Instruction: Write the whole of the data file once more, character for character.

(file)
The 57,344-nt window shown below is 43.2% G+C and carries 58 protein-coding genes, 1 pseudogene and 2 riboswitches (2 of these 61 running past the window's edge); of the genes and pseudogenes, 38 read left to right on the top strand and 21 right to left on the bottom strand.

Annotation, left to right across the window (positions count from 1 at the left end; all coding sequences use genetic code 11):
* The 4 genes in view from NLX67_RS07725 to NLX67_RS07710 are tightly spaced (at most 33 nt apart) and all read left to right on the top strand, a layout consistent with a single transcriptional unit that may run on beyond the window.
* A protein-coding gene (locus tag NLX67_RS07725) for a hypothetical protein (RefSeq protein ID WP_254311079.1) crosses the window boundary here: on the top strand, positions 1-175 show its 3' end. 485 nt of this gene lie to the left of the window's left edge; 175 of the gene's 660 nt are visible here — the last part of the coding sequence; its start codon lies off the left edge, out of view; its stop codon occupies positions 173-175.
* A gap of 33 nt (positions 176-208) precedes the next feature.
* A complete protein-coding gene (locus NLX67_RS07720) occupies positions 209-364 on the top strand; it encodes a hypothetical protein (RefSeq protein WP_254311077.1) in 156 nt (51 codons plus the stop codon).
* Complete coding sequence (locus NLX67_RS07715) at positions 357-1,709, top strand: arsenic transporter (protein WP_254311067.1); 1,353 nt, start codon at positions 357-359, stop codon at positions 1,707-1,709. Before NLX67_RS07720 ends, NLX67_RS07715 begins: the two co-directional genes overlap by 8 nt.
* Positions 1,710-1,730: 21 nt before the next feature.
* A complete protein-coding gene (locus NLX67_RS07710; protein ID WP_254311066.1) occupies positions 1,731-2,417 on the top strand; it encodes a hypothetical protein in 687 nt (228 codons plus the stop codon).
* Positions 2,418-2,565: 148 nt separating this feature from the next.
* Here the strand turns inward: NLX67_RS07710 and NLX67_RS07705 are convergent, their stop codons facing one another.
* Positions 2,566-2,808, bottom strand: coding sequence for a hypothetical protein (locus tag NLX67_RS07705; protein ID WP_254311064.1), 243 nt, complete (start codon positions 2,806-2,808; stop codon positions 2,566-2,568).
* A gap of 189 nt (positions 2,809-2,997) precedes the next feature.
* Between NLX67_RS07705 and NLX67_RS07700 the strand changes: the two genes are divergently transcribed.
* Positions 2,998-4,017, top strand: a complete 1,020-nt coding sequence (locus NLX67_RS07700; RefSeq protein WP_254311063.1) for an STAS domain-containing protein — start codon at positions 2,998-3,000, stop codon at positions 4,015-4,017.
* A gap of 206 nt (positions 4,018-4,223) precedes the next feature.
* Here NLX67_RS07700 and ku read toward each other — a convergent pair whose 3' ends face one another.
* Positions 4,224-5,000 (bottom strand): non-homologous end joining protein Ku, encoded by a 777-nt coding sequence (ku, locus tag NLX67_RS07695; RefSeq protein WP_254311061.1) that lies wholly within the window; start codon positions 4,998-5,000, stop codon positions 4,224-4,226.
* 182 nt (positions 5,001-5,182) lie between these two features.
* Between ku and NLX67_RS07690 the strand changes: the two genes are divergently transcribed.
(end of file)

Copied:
The 57,344-nt window shown below is 43.2% G+C and carries 58 protein-coding genes, 1 pseudogene and 2 riboswitches (2 of these 61 running past the window's edge); of the genes and pseudogenes, 38 read left to right on the top strand and 21 right to left on the bottom strand.

Annotation, left to right across the window (positions count from 1 at the left end; all coding sequences use genetic code 11):
* The 4 genes in view from NLX67_RS07725 to NLX67_RS07710 are tightly spaced (at most 33 nt apart) and all read left to right on the top strand, a layout consistent with a single transcriptional unit that may run on beyond the window.
* A protein-coding gene (locus tag NLX67_RS07725) for a hypothetical protein (RefSeq protein ID WP_254311079.1) crosses the window boundary here: on the top strand, positions 1-175 show its 3' end. 485 nt of this gene lie to the left of the window's left edge; 175 of the gene's 660 nt are visible here — the last part of the coding sequence; its start codon lies off the left edge, out of view; its stop codon occupies positions 173-175.
* A gap of 33 nt (positions 176-208) precedes the next feature.
* A complete protein-coding gene (locus NLX67_RS07720) occupies positions 209-364 on the top strand; it encodes a hypothetical protein (RefSeq protein WP_254311077.1) in 156 nt (51 codons plus the stop codon).
* Complete coding sequence (locus NLX67_RS07715) at positions 357-1,709, top strand: arsenic transporter (protein WP_254311067.1); 1,353 nt, start codon at positions 357-359, stop codon at positions 1,707-1,709. Before NLX67_RS07720 ends, NLX67_RS07715 begins: the two co-directional genes overlap by 8 nt.
* Positions 1,710-1,730: 21 nt before the next feature.
* A complete protein-coding gene (locus NLX67_RS07710; protein ID WP_254311066.1) occupies positions 1,731-2,417 on the top strand; it encodes a hypothetical protein in 687 nt (228 codons plus the stop codon).
* Positions 2,418-2,565: 148 nt separating this feature from the next.
* Here the strand turns inward: NLX67_RS07710 and NLX67_RS07705 are convergent, their stop codons facing one another.
* Positions 2,566-2,808, bottom strand: coding sequence for a hypothetical protein (locus tag NLX67_RS07705; protein ID WP_254311064.1), 243 nt, complete (start codon positions 2,806-2,808; stop codon positions 2,566-2,568).
* A gap of 189 nt (positions 2,809-2,997) precedes the next feature.
* Between NLX67_RS07705 and NLX67_RS07700 the strand changes: the two genes are divergently transcribed.
* Positions 2,998-4,017, top strand: a complete 1,020-nt coding sequence (locus NLX67_RS07700; RefSeq protein WP_254311063.1) for an STAS domain-containing protein — start codon at positions 2,998-3,000, stop codon at positions 4,015-4,017.
* A gap of 206 nt (positions 4,018-4,223) precedes the next feature.
* Here NLX67_RS07700 and ku read toward each other — a convergent pair whose 3' ends face one another.
* Positions 4,224-5,000 (bottom strand): non-homologous end joining protein Ku, encoded by a 777-nt coding sequence (ku, locus tag NLX67_RS07695; RefSeq protein WP_254311061.1) that lies wholly within the window; start codon positions 4,998-5,000, stop codon positions 4,224-4,226.
* 182 nt (positions 5,001-5,182) lie between these two features.
* Between ku and NLX67_RS07690 the strand changes: the two genes are divergently transcribed.